(By the way, 401(k) accounts also come in traditional and Roth flavors, each with the same respective tax rules as their IRA counterparts.)
A traditional IRA is particularly beneficial if you qualify for the full deduction now and you think your tax rate will be lower when you tap the account. That might be the case if you know you’ll fall to a lower tax bracket once you’re retired and making your withdrawals.
A traditional Roth also has no restrictions on who can contribute, as long as you (or your spouse) are earning taxable income. So you might go the traditional IRA route if you’re not eligible to contribute to a Roth. (To max out a Roth IRA contribution in 2020, your MAGI must be less than $124,000 if you’re a single filer, or $196,000 if you’re married and filing jointly.) Traditional IRAs have no income limits on making contributions, but do have income limits for being able to deduct those contributions from your taxes.
Some people think Roths are the way to go because who knows what’s going to happen with taxes? With a Roth, your tax bill is settled from the moment of contribution, and you no longer have to worry about which way tax rates are headed. With a traditional IRA, you risk facing higher taxes at distribution than you would’ve had to pay when you first contributed. In that case, a Roth would definitely have saved you money.
Plus, assuming you don’t need to tap your retirement savings early (fingers crossed!), your final account balance before you start withdrawing should far exceed the amount you contribute. And it makes sense that you’d rather pay taxes on the smaller sum. For example, if you save $6,000 a year for 30 years, your total contribution adds up to $180,000. But given, say, an average 6 percent annual return, your account ends up with more than double that amount. With the Roth option, you’d be paying taxes on the $180,000 that you contributed rather than the much bigger final total.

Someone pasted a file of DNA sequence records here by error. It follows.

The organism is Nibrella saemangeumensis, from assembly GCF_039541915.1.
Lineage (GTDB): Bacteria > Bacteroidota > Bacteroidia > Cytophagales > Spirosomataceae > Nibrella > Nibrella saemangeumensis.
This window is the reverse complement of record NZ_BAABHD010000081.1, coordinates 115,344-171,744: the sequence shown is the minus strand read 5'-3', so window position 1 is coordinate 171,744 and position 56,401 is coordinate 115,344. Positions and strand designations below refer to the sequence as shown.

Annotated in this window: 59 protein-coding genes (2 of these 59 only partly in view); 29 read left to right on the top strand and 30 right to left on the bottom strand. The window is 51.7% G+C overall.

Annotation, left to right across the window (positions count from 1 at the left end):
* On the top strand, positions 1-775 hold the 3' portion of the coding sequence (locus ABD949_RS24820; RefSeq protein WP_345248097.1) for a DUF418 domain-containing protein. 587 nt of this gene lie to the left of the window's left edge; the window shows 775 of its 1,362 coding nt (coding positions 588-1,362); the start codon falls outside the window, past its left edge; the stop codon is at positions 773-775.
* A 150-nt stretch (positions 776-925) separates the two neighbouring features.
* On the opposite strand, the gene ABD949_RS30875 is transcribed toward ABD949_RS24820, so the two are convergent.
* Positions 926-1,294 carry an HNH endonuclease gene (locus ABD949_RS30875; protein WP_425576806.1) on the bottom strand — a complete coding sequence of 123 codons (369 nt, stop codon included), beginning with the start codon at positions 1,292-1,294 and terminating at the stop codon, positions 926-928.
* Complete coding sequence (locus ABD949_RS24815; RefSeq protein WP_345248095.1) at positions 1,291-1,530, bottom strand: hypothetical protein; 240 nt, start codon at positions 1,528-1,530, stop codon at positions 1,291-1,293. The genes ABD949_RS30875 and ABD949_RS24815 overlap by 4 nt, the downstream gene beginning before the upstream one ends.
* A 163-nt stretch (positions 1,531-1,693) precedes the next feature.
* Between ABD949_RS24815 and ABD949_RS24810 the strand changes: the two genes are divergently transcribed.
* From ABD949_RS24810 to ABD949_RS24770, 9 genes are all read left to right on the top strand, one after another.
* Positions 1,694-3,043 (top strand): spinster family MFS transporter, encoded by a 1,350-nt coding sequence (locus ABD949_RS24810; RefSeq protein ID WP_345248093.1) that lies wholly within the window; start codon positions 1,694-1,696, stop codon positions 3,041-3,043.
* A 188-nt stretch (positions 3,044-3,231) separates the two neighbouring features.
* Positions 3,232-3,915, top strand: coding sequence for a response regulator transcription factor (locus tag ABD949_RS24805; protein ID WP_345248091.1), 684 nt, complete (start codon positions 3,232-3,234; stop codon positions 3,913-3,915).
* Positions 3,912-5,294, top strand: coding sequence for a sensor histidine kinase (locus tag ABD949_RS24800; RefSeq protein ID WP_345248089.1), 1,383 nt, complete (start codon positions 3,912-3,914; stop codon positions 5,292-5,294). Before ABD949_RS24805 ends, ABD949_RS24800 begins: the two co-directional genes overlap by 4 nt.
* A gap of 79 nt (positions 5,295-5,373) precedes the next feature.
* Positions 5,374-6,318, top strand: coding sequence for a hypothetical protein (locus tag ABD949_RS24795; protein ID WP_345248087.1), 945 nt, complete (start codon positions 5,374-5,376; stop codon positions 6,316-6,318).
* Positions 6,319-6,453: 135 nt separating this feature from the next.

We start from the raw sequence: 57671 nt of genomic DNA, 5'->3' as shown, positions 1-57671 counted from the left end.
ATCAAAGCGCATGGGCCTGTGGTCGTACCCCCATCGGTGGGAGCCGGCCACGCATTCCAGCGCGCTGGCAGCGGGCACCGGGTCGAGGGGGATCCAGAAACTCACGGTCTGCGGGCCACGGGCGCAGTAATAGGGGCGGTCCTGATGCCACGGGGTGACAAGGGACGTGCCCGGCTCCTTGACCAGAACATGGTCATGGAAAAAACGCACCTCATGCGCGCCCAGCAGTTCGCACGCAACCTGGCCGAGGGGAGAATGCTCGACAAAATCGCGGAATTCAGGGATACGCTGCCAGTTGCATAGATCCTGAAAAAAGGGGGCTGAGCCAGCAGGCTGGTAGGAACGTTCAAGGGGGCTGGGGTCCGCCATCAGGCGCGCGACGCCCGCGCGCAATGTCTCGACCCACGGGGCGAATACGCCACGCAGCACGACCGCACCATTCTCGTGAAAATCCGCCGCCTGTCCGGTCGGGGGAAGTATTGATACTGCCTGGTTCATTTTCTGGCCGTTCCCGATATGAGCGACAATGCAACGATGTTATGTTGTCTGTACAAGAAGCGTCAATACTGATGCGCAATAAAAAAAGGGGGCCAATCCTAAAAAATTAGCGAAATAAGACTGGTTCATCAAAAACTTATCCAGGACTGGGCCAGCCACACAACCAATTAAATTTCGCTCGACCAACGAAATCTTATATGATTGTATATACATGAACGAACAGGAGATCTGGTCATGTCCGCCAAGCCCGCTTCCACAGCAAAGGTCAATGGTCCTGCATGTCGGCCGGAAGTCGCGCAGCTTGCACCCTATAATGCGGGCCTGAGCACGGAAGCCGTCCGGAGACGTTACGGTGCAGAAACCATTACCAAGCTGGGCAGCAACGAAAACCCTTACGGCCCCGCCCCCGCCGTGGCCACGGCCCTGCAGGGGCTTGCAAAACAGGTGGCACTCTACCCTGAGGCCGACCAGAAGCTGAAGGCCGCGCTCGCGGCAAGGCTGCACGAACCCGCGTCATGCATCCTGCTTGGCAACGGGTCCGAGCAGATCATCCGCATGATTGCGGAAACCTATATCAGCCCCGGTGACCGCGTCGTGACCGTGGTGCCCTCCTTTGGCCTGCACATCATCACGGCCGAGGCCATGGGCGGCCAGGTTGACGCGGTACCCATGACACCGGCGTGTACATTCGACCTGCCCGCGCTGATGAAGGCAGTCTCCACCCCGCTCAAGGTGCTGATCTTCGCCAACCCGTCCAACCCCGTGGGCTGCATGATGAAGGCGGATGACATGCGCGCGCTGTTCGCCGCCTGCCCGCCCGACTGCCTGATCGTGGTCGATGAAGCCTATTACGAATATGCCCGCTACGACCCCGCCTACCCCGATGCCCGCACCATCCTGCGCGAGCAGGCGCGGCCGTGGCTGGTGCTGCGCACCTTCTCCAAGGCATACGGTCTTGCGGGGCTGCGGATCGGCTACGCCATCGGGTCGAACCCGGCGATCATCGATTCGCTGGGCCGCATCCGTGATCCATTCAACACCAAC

A Roth can also be a better deal if you do find you need to tap your retirement savings early: You can always withdraw your contributions without having to pay taxes or penalties. That makes it a much more flexible savings option. Just try not to dip into the earnings portion of the account before it’s been open for at least five years and before you reach age 59½. If you do, you may have to pay a 10-percent early withdrawal penalty, on top of taxes. (Certain situations, like buying a first home or paying for qualified education expenses, are exempt from this rule, so you can avoid the penalty.)
Just remember that there are income restrictions on contributing to a Roth IRA, so it's not an option for everyone.
Why choose just one? You can use both account types in your overall retirement savings plan. Since you can’t predict the future (right?), many experts recommend hedging your bets and diversifying your tax advantages. For example, if you have a traditional 401(k) through your employer, you may opt to go with a Roth IRA, too. That way, you have your bases covered no matter what happens with your tax situation over time.
You can even have both a traditional IRA and a Roth IRA. Note though that contribution limits apply for all your IRAs. So if you do decide to use both account types, you can still only contribute a total of $6,000 between them in 2020 (or $7,000 if you're 50 or older).
No matter which type of account you use, the most important thing is that you're saving for retirement and in a tax efficient way.